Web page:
cott was the presiding literary genius of the Ruskin household, and it is Scottish landscape that Ruskin describes in his first poems. Only somewhat later did Wordsworth and the Lake District become important sources for his poetry. By 1830, when Ruskin was eleven, we find Wordsworth's The Excursion (1814) exerting an influence upon his Iteriad or Three Weeks Among the Lakes. Wordsworth's philosophic poem came to have great and lasting significance for Ruskin; indeed, early on it occupied a central place in his thought. As Wordsworth's "Bible of the Universe," the poem formed one of the crucial links between Ruskin's Evangelicalism and "Nature-scripture" (5:191), the testament of the created world that he dedicated himself to read. The Evangelicals preached the immediate witness of the Spirit in the lives of the faithful. Ruskin's religious sensibility was permeated by this particular doctrine of Evangelical faith, but he perceived the witness as mediated by nature. He spent his youth, in some sense, in the urgent and difficult quest of a Spirit in nature that was both natural and orthodox.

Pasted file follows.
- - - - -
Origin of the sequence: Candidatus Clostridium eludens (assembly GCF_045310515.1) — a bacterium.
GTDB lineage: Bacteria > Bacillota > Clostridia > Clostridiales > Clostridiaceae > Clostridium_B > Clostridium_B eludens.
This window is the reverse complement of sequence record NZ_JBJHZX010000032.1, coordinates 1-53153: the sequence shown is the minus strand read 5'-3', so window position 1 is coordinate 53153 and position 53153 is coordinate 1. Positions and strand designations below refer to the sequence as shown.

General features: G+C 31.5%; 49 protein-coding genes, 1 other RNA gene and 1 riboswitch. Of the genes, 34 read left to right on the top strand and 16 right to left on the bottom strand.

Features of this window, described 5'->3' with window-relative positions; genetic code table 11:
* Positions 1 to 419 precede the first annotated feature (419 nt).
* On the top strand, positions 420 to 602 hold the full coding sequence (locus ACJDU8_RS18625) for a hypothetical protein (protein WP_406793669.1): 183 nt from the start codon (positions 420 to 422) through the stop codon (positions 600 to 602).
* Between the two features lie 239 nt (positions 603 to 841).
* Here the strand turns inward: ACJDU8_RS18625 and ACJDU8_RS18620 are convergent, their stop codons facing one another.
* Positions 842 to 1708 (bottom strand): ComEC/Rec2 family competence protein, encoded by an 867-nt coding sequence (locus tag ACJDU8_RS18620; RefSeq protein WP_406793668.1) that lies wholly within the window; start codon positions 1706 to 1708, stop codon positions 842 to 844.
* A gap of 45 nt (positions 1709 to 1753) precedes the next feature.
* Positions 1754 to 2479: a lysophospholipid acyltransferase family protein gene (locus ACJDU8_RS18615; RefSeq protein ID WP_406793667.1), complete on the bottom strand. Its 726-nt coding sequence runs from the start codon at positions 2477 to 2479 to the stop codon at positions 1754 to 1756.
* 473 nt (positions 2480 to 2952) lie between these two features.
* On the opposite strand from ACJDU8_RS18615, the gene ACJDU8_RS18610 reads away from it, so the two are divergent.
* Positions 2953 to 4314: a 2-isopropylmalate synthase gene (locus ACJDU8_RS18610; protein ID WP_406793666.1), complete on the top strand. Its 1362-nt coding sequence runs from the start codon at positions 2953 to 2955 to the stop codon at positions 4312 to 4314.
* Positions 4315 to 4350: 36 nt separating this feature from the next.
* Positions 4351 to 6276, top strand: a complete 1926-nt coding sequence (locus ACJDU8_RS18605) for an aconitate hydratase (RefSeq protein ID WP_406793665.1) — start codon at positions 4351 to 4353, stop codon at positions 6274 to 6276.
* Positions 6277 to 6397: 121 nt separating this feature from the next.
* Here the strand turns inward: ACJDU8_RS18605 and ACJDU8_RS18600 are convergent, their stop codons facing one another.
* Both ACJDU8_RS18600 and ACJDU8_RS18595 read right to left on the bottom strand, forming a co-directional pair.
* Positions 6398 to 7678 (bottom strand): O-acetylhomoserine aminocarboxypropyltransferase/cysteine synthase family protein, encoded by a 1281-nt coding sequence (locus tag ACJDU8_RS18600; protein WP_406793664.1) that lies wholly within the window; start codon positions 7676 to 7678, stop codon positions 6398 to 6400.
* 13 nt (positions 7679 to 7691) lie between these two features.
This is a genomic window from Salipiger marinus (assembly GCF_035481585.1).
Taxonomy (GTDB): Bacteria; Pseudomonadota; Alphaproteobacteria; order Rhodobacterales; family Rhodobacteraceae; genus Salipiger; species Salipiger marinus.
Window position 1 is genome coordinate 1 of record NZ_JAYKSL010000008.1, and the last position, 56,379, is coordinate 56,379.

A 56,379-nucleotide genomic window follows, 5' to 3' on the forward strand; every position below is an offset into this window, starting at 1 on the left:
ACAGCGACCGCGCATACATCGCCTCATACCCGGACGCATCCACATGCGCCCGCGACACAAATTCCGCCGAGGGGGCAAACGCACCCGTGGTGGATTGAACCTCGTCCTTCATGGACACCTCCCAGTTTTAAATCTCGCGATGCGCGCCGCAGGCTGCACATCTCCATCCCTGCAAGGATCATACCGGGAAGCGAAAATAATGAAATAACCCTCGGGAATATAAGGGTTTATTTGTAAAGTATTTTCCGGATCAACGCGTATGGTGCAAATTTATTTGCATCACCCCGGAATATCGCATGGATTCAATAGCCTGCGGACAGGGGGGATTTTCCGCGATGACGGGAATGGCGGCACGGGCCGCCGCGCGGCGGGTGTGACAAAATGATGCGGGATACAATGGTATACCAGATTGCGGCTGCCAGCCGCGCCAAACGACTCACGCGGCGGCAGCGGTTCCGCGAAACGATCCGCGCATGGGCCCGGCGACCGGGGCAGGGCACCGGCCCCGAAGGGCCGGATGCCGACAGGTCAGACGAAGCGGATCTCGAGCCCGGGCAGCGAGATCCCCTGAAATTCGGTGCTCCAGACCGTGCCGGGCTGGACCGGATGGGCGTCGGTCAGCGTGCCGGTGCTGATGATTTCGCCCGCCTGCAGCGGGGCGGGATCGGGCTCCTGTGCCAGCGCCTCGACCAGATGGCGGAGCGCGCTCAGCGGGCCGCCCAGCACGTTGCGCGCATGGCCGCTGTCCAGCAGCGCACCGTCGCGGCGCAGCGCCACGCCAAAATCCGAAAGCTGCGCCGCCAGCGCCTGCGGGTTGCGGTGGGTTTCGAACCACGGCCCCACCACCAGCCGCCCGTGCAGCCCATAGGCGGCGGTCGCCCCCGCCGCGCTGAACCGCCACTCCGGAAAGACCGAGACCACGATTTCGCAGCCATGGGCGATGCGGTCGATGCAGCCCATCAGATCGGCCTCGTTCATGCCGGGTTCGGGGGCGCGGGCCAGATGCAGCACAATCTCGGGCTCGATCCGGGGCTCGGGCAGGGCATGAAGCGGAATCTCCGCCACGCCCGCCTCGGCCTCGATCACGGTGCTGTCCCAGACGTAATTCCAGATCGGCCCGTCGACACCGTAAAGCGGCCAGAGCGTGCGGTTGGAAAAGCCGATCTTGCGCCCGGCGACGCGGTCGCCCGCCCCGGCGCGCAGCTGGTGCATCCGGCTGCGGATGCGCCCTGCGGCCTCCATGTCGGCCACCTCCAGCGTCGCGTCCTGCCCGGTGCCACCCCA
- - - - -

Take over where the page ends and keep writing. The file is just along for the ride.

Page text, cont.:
Finley, C. Stephen. "Scott, Ruskin, and the Landscape of Autobiography." Studies in Romanticism. 26 (1987): 549-72.
Helsinger, Elizabeth K. Ruskin and the Art of the Beholder. Cambridge: Harvard UP, 1982. 48-50.
Morgan, Peter F. "Ruskin and Scott's Ethical Greatness." Scott and His Influence. eds. J. H. Alexander and David Hewitt. Aberdeen: Association for Scottish Literary Studies, 1983. 403-13.
Last modified 26 March 2002